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Does this fall market offer post-weaning opportunities?

Due to the drought and weather challenges, heavier feeders are getting the most money at market.

October 21, 2021

4 Min Read
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 International trade continues to be a bright spot for cattle markets and fed cattle prices have not yet pulled back, as they often do in the fall. Note the seasonal decrease that is usually seen from summer to fall in the red line on the chart below as compared to blue line for 2021. However, calf markets have not managed to avoid their seasonal decreases, as can be seen in the KY price chart below for 550 pound steer calves. Fundamentals continue to look encouraging for improved calf markets next year, but we are seeing calf prices decline seasonally.

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Calf prices make their lows in fall / early winter for several reasons. First, calf runs pick up as most spring calvers are selling weaned calves during this time.The timing on this is often weather driven, but usually happens in October / November. Secondly, changing weather patterns can create health challenges for calves, which tends to lower their market value.

Based on local conversations, I do think this is an issue this year as well. Third, calf values become more impacted by feed-based programs once we move past the traditional grazing season. While wheat grazing operations are active placing calves in the fall / winter and some operations may have stockpiled pasture to start calves on, a large number of calves that move through markets in the fall are placed directly on feed. While this is very common, significantly higher feed prices this year are leading to a stronger preference for heavier feeders.

Related:Australia sets sights on U.S. beef export markets

While declining calf prices in the fall is very typical, I do want to point out something unique about market conditions right now. Calves that move through markets in the fall, and go into growing operations, are driven by the cost of growing those calves through winter and their expected value in the spring. There is no question that the cost of growing calves on purchased feeds will be higher this winter, but the expected value of heavy feeders is also expected to be very strong come spring.

As I write this on October 18, 2021, spring CME© feeder cattle futures are trading in the low $160’s. Basis can be very different across the south, but I would encourage everyone to consider what a spring CME© futures price in the $160’s suggests about the likely price of an 800 lb steer in their region for spring 2022. A quick glance at the chart below reveals that 550 lb steer calves have dropped below $150 per cwt in several southeastern states over the last few weeks.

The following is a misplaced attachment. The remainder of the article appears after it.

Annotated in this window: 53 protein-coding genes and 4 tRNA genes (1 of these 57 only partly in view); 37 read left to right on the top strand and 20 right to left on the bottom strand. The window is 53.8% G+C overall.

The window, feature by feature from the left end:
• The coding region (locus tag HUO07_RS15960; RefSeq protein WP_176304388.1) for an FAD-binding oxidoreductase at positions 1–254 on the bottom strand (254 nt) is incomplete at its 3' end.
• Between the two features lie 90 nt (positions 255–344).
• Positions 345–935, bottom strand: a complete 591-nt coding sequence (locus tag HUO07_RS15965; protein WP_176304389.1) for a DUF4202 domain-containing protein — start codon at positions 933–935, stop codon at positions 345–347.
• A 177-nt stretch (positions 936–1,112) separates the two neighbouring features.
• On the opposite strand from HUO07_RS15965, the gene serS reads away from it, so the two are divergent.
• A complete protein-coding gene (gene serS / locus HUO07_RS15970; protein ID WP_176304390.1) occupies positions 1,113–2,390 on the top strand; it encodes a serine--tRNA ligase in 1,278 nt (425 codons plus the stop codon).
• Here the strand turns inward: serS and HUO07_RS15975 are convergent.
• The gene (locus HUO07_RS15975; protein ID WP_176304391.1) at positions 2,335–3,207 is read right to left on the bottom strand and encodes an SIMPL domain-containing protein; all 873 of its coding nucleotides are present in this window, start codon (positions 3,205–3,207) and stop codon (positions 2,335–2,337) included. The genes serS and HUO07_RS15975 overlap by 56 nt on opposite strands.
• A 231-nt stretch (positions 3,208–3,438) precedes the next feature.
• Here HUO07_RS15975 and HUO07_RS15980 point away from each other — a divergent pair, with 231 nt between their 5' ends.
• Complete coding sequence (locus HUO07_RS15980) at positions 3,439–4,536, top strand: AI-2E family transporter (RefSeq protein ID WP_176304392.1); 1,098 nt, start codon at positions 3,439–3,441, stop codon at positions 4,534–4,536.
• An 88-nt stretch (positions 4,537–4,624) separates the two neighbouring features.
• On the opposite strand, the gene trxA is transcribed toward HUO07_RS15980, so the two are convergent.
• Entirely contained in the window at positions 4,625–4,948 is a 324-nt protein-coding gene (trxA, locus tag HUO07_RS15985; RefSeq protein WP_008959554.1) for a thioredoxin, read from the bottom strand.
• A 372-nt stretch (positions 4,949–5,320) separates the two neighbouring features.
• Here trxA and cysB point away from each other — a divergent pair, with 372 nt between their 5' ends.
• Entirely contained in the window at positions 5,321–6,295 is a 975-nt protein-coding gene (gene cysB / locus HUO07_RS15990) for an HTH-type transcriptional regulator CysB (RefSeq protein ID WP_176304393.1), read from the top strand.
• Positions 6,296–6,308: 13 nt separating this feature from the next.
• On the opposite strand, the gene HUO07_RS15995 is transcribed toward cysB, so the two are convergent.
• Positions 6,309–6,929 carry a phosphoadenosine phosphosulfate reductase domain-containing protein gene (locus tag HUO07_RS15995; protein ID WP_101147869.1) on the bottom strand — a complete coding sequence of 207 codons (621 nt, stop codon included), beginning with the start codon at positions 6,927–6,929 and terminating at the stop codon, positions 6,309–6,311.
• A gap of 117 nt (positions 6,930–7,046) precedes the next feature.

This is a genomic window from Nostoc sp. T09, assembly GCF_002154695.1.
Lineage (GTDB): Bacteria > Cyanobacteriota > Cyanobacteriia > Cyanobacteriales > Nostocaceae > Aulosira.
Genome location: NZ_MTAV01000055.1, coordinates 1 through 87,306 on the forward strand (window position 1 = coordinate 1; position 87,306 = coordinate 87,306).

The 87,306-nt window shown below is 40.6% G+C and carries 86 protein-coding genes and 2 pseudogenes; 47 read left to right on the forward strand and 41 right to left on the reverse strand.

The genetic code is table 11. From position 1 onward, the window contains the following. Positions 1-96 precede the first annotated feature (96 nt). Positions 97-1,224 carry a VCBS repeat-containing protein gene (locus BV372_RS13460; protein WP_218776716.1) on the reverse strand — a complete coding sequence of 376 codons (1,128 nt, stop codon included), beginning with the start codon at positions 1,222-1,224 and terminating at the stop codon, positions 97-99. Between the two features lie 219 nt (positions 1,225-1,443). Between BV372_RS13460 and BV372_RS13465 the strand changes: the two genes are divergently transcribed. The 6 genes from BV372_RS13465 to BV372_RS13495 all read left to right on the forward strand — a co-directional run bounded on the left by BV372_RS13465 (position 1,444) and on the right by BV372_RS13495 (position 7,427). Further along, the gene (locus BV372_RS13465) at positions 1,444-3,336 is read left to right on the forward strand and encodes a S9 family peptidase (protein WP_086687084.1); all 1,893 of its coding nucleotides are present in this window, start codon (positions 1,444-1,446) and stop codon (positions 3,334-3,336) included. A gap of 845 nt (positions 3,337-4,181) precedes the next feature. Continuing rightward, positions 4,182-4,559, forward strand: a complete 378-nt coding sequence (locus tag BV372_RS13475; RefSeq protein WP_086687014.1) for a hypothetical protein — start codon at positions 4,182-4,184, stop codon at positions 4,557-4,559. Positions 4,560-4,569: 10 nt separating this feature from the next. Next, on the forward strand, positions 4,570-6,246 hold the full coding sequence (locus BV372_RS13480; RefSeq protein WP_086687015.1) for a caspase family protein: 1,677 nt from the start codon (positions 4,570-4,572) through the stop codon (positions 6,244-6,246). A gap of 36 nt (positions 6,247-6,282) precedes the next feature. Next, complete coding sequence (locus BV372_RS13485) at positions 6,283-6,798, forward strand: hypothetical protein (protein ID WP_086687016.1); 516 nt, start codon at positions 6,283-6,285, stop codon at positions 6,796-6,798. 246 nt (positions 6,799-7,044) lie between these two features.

Using typical spring basis expectations, the market is currently suggesting that 800 lb steers in the spring may sell at a very similar price per cwt to a weaned steer this fall. This suggests very high value of gain on lbs that are added to calves this winter.

Related:Beef up your momma cows

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From my perspective, this has implications for cow-calf operators and winter backgrounders. First, if cow-calf operators have the ability to wean calves on the farm and retain ownership of them for a period of time, this may be a good year to consider doing that. A lot of the southeast has been blessed with adequate rainfall and many areas have stockpiled forage available to add some inexpensive post-weaning gains to calves.

However, there is potential that feeding programs may also look attractive this winter due to expected higher value of gain. Operators want to avoid feed price “sticker shock” and not make their decisions based on feed prices alone. While feed prices are high, and winter cost of gain will be higher than we have seen for a long time, this must be compared to the expected value of gain on those lbs that could be added. This can only be done by running a detailed budget. Markets generally evolve with changes in cost of gain and we are seeing that occur this year.

Spring CME© feeder cattle futures are suggesting a strong spring feeder market, and I think potential exists for good returns to growing programs this winter, despite current feed prices.

Source: Kenny Burdine, University of Kentuckywhich is solely responsible for the information provided and is wholly owned by the source. Informa Business Media and all its subsidiaries are not responsible for any of the content contained in this information asset.

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